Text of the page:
End of Season Newsletter 2014
"To All those caught by the fly"
A very successful year all round in terms of numbers of Bass in the year class 7,8 and 9 range. Certain areas produced consistently whilst some blew hot and cold but the common denominator was definitely the size, generally between 2-3lbs with some up to 5lbs. The worry however was that the normal areas did not produce the better quality fish and even in September and October these fish were no where to be found. The tally for 2014 was a shade under 3000 fish and for a period we were consistently getting 50 a session which on the fly is cracking fun.
“Anthony Tabor with a mid-season Bass”
The prognosis is poor however if you project this nationwide using my coding area as a benchmark.
The question therefore is "Why can we have such a great season but poor future ahead of us"?
Answer. "Understanding and measuring fecundity is important because it is the starting point for recruitment (how many individuals come into a population). The recruitment and then growth and survival of those recruits are what determine how many fish you can take out of the population. The factors that affect growth, condition, maturation and fecundity (egg production rates) are all critical to determining the level of fishing a population can sustain and in determining the length of time it will take depleted populations to recover. The starting point of all this is finding out how many eggs are produced and that's what fecundity is all about".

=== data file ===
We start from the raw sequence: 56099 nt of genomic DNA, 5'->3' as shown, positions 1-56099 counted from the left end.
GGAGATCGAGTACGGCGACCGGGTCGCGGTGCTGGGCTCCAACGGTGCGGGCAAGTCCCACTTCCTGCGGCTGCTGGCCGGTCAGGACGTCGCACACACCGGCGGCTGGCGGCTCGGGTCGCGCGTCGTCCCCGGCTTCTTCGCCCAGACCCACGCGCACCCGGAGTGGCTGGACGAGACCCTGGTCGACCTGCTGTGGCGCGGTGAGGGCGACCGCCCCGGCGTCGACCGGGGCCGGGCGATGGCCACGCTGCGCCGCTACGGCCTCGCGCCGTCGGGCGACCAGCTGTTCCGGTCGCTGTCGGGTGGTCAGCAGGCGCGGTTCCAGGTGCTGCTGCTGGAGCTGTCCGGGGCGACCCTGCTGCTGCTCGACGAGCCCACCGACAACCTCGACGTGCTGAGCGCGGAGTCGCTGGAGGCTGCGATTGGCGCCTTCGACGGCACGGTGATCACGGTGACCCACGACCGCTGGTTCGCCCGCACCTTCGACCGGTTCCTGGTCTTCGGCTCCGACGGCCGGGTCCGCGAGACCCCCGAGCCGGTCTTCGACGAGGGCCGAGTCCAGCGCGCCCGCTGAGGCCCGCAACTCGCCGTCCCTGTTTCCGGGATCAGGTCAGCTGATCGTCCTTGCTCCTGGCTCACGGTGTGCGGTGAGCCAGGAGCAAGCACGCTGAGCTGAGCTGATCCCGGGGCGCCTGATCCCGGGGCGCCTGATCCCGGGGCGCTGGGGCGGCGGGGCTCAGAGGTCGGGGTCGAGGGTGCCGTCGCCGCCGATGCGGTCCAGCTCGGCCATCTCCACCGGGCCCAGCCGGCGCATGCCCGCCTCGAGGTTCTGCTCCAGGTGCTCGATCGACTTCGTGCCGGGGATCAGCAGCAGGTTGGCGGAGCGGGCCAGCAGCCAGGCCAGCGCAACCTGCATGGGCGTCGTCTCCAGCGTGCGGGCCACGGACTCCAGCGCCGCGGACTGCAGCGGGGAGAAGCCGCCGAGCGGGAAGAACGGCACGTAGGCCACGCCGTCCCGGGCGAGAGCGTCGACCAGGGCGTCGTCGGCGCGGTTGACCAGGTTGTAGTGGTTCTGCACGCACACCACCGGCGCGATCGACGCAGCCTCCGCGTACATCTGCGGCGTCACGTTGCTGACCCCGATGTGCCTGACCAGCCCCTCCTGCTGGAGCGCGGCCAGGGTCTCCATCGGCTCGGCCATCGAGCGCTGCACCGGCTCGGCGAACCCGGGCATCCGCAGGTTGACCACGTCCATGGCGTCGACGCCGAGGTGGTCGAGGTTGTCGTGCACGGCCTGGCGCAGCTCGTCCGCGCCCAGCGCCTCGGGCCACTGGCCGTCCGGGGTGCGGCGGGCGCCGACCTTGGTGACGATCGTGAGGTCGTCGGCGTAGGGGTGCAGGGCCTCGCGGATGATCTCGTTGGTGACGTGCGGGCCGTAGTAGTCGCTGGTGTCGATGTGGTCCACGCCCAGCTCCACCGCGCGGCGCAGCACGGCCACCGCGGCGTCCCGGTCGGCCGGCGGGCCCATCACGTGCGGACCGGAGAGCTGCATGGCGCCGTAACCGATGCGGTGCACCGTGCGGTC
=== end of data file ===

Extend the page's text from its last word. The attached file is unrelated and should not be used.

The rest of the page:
This is a major issue as a complete lack of brood stock (quality Bass from 5lbs and upwards) means that recruitment drops very rapidly. We have therefore been enjoying past year classes of Bass whilst failing to protect the baseline for breeding.
Even as I write this note to you the European Parliament is still playing politics with this species. It is not rocket science to understand that ANY species (Bass or otherwise) cannot survive unless the Minimum Landing Size (applicable to both the commercial and sport fishing sectors) reflects a size limit which allows the species to reproduce at least once and in my opinion this should be put in place to allow at least two seasons worth of spawn - simply put, if you can legally bring to port any fish which has an MLS less than it's maturity size you will extinct the species.
What can be done is simple, take a Bass for supper if that's what you want but ignore the very low and existing MLS size even if it's legal to take the fish, set your own MLS size above the legal limit and in my book that's between two limits, namely 45 cms to 47cms. This way the Bass are mature, have spawned at least once and probably twice and more importantly they will be just as likely to be male fish.....remember, Bass above 5lbs are more than likely female and the foundation for brood stock, don't cull the Goose that lays the golden egg.
I hope this helps but I feel it is an honest reflection of previous seasons' observations ( see previous newsletter for continuity http://www.bass-fishing.co.uk/en/info/NovemberNewsletter2013)
New for 2015